Election day is finally here. It has been years and months and weeks and days of increasing political anxiety, and now election day is here. A recent Harris Poll conducted for the American Psychological Association (APA) found that 68% of Americans are experiencing considerable stress related to election anxiety. While that’s high, I wonder why it’s not 100%. The consequences of this election are not only very significant for us as citizens, but also for living out our values as people of faith. Some have spoken of this election anxiety as being a form of “existential anxiety” because the stakes are so high in whether the pandemic will be brought under control, whether the climate crisis will be addressed adequately for human survival, whether racism and police brutality will be responded to with justice, whether violence will break out into civil conflict, and so much more.
Of course, we are being warned that this anxiety does not end today but may become even more intense as we await election results in the days, maybe even weeks, ahead. There are ominous threats of refusal to accept election results and talk of post-election violence. According to a recent PRRI (Public Religion Research Institute) article, 77% of Americans are somewhat or very worried that after the election there will not be a peaceful transition of power, and 86% are somewhat or very worried there will be widespread violent protests across the country. That same research indicates that more than 80% of Americans said it was somewhat or very important for religious leaders to speak out in ways that deescalate anger to prevent violence and to encourage protests to be peaceful. The same number indicate religious leaders should speak out in favor of a peaceful transfer of power.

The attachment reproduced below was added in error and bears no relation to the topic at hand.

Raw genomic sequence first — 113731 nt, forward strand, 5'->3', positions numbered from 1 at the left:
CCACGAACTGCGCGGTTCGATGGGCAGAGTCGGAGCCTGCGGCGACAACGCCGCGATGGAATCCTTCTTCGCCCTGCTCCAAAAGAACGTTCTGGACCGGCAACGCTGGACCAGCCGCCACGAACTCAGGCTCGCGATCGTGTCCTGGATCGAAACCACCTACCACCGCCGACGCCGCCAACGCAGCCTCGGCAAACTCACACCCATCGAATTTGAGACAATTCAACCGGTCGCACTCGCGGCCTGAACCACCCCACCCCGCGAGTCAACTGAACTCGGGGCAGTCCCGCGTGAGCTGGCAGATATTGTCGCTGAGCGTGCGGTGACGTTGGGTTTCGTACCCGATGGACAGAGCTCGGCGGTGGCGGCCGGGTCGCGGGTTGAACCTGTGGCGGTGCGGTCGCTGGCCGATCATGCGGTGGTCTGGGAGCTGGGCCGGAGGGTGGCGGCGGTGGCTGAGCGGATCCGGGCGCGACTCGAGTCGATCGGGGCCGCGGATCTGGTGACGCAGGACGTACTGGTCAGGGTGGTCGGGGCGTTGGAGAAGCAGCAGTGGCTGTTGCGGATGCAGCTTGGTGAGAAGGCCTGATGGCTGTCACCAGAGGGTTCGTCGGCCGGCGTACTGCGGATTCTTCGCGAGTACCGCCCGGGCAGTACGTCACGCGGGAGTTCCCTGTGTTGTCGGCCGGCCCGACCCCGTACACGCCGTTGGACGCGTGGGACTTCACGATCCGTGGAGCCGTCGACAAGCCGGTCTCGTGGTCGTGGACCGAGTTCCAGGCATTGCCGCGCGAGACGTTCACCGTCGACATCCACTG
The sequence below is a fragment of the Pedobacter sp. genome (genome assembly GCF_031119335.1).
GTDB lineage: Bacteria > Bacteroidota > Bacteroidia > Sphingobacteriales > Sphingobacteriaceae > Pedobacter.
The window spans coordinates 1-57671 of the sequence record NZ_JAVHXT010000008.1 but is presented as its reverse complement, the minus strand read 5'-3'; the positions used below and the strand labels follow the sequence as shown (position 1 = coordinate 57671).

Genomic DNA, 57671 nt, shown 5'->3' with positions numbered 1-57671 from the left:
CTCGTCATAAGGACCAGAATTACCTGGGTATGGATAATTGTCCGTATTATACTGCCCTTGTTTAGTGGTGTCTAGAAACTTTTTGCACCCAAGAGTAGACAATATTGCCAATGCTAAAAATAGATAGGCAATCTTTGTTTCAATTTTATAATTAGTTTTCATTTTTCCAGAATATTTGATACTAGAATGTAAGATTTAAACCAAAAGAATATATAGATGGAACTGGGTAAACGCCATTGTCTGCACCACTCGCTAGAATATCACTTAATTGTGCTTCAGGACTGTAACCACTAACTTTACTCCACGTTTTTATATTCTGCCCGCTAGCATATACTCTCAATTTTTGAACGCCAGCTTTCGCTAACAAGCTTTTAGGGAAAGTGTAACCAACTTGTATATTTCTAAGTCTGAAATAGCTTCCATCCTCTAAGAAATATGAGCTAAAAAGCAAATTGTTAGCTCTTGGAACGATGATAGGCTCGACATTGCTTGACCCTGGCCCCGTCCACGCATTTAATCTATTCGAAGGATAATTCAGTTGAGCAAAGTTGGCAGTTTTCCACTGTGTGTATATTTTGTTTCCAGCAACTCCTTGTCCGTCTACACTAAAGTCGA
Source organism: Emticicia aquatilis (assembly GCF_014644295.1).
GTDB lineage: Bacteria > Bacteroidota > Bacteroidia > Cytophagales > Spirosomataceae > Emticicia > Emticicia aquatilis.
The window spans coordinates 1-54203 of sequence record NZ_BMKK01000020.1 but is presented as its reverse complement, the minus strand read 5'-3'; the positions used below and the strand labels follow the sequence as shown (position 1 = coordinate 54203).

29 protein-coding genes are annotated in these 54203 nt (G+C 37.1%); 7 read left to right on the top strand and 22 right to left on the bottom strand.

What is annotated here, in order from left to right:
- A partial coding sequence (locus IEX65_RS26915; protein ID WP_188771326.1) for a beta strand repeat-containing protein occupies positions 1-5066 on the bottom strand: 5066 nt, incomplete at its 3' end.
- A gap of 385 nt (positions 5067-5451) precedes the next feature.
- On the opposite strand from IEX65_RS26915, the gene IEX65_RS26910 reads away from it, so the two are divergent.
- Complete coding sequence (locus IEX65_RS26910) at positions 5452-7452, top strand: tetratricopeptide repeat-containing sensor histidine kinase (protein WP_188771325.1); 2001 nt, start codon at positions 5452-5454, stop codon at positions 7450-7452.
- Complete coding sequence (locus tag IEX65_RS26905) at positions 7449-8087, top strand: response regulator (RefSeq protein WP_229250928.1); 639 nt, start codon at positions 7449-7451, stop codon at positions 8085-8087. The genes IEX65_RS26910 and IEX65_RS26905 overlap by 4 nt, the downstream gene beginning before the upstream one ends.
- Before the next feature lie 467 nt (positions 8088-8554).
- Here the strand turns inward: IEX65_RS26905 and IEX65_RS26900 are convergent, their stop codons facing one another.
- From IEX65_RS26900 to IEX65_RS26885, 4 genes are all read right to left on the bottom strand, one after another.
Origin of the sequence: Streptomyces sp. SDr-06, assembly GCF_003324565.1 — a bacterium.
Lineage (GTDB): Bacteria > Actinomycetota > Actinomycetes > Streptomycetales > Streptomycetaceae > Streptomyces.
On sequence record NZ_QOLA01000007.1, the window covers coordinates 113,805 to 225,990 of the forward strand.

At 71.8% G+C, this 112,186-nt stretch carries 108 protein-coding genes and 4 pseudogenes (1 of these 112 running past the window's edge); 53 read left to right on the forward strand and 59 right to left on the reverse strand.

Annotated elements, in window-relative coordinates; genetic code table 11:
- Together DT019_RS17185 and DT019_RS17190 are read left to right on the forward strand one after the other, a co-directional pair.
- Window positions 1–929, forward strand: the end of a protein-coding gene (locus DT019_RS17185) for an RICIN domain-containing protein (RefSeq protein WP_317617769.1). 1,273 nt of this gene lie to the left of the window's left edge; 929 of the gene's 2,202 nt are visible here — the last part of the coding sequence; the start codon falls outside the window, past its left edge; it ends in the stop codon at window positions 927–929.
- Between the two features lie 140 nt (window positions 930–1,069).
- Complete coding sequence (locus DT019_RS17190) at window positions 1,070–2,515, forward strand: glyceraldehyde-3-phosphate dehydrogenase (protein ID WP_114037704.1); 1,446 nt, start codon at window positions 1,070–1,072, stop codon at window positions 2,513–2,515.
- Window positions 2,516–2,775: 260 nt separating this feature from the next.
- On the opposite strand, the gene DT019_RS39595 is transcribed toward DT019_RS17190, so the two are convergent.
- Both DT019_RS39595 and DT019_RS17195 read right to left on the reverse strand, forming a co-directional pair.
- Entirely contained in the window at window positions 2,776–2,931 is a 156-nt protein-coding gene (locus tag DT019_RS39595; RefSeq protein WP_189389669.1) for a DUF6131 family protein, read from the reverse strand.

When facing troubling times, it is helpful to go back to the words of Jesus. And the words that came to mind were the beatitudes of Jesus’ Sermon on the Mount.
“Blessed are the meek, for they will inherit the earth.
Blessed are those who hunger and thirst for justice for they will be filled.
Blessed are the merciful, for they will receive mercy.
Blessed are the pure in heart, for they will see God.
Blessed are the peacemakers, for they will be called children of God.” (Matthew 5:5-9)
It is easy to read the Beatitudes as idealistic imperatives telling us what to do, with blessings given as rewards. In his book Living the Sermon on the Mount, Glen Stasson indicates that it is better to approach them from the prophetic tradition in which the blessings are seen as the joy of participating in what God is doing to bring deliverance and redemption to difficult circumstances. Thus, the beatitudes are more in the indicative mode, describing authentic disciples in community living out the reign of God and in the process, experiencing the joy and blessing of participating in what God is doing.
Several things stand out to me about these words in light of the situation we find ourselves in. First, authentic disciples of Jesus are “pure in heart.” That is, their whole selves are oriented toward God in single-minded devotion to following Jesus’ way. When we move beyond conflicting loyalties to this sole devotion to God alone, we will better be able to know and “see” God, perhaps even seeing how God is working in our world.
Secondly, on the surface there may seem to be a certain kind of tension in these words. On the one hand, disciples are meek. This word can also be translated gentle or nonviolent. They seek to make peace. But on the other hand, they are passionate about justice and merciful toward all. Too often keeping the peace and being meek have been interpreted to mean being passive and silent. In reality, that was not at all the way of Jesus, who took on the injustices of his day, spoke truth to those abusing power, and showed that nonviolence can overcome violence and bring salvation and healing. It is in the midst of a nonviolent movement or community that is working for justice, peace, and mercy that we will find joy in participating with God in co-creating a better world.